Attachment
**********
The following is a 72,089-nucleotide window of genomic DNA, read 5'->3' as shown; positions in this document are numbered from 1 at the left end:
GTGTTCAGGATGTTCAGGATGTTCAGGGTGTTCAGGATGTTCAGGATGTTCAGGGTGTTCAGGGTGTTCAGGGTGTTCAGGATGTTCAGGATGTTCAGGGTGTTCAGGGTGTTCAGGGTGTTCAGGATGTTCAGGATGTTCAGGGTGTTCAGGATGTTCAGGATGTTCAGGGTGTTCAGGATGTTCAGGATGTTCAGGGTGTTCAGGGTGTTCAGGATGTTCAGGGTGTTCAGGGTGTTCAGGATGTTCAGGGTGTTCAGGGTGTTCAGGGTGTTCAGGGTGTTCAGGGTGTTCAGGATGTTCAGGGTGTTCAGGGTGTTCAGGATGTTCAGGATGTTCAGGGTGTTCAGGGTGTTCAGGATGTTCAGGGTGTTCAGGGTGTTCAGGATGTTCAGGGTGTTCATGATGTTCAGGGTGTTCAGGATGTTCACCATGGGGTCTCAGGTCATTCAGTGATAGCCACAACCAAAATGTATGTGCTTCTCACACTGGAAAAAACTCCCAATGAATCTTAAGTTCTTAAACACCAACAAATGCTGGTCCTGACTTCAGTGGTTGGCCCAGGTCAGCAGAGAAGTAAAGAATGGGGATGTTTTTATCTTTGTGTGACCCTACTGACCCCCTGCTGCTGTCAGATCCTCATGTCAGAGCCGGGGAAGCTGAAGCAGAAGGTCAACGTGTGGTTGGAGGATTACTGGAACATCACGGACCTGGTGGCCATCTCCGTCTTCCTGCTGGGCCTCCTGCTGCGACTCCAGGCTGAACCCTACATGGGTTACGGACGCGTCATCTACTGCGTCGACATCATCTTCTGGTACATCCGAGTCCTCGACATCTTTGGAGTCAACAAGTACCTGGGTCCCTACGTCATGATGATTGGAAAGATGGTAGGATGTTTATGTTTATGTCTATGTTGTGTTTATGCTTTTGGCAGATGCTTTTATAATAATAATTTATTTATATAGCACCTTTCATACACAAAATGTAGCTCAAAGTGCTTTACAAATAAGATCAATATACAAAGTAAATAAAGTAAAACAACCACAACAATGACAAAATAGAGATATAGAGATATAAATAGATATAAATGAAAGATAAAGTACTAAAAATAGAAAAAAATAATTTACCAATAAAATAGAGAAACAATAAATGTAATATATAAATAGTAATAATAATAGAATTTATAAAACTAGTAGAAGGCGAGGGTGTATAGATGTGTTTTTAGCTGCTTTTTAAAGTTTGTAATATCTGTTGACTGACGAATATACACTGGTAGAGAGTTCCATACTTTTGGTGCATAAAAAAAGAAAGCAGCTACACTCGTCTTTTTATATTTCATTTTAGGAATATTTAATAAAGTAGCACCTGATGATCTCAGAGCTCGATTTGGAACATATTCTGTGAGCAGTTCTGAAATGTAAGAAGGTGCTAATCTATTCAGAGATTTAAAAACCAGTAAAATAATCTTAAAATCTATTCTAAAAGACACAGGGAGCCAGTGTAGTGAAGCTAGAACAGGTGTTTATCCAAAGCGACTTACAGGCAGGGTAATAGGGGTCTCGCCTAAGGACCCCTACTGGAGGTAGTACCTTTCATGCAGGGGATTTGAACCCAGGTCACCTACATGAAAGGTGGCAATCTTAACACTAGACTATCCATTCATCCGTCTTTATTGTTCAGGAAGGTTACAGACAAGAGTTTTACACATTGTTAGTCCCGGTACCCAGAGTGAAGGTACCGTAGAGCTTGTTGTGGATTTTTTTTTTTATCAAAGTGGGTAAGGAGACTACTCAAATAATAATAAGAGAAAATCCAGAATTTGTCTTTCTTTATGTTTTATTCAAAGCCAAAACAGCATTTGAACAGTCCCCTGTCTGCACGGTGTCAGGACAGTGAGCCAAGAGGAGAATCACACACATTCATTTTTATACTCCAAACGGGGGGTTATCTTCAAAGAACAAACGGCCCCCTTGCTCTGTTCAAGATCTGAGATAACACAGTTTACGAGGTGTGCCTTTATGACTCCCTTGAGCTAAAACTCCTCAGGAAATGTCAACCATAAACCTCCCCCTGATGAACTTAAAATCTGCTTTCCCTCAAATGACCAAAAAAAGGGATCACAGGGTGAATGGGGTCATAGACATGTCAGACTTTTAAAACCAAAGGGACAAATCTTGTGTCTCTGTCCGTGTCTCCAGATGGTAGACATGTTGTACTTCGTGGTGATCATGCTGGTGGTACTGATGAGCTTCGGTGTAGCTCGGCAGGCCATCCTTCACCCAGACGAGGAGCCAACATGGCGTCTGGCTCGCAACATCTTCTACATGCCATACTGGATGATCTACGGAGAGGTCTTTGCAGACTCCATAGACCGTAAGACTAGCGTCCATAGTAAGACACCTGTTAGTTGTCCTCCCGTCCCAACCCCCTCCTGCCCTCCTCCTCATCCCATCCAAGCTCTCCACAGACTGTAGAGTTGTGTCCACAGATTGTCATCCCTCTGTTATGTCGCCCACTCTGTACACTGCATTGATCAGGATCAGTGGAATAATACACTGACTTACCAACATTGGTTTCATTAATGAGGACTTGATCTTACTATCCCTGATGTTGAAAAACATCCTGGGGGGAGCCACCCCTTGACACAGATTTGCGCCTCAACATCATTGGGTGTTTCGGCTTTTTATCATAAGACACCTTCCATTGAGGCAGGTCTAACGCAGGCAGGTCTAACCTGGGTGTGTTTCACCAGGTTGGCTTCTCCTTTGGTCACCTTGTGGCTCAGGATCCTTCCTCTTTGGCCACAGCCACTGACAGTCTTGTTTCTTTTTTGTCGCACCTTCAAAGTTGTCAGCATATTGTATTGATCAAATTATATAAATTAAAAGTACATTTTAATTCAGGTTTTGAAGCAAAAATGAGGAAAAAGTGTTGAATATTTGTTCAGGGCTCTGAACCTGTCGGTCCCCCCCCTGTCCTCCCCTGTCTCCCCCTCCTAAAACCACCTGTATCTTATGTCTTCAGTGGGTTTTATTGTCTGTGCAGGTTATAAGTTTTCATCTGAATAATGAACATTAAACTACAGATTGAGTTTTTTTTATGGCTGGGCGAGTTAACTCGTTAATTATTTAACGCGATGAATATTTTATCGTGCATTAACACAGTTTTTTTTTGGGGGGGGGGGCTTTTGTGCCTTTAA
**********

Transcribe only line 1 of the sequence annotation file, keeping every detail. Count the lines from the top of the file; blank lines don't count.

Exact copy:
The following is a 72,089-nucleotide window of genomic DNA, read 5'->3' as shown; positions in this document are numbered from 1 at the left end: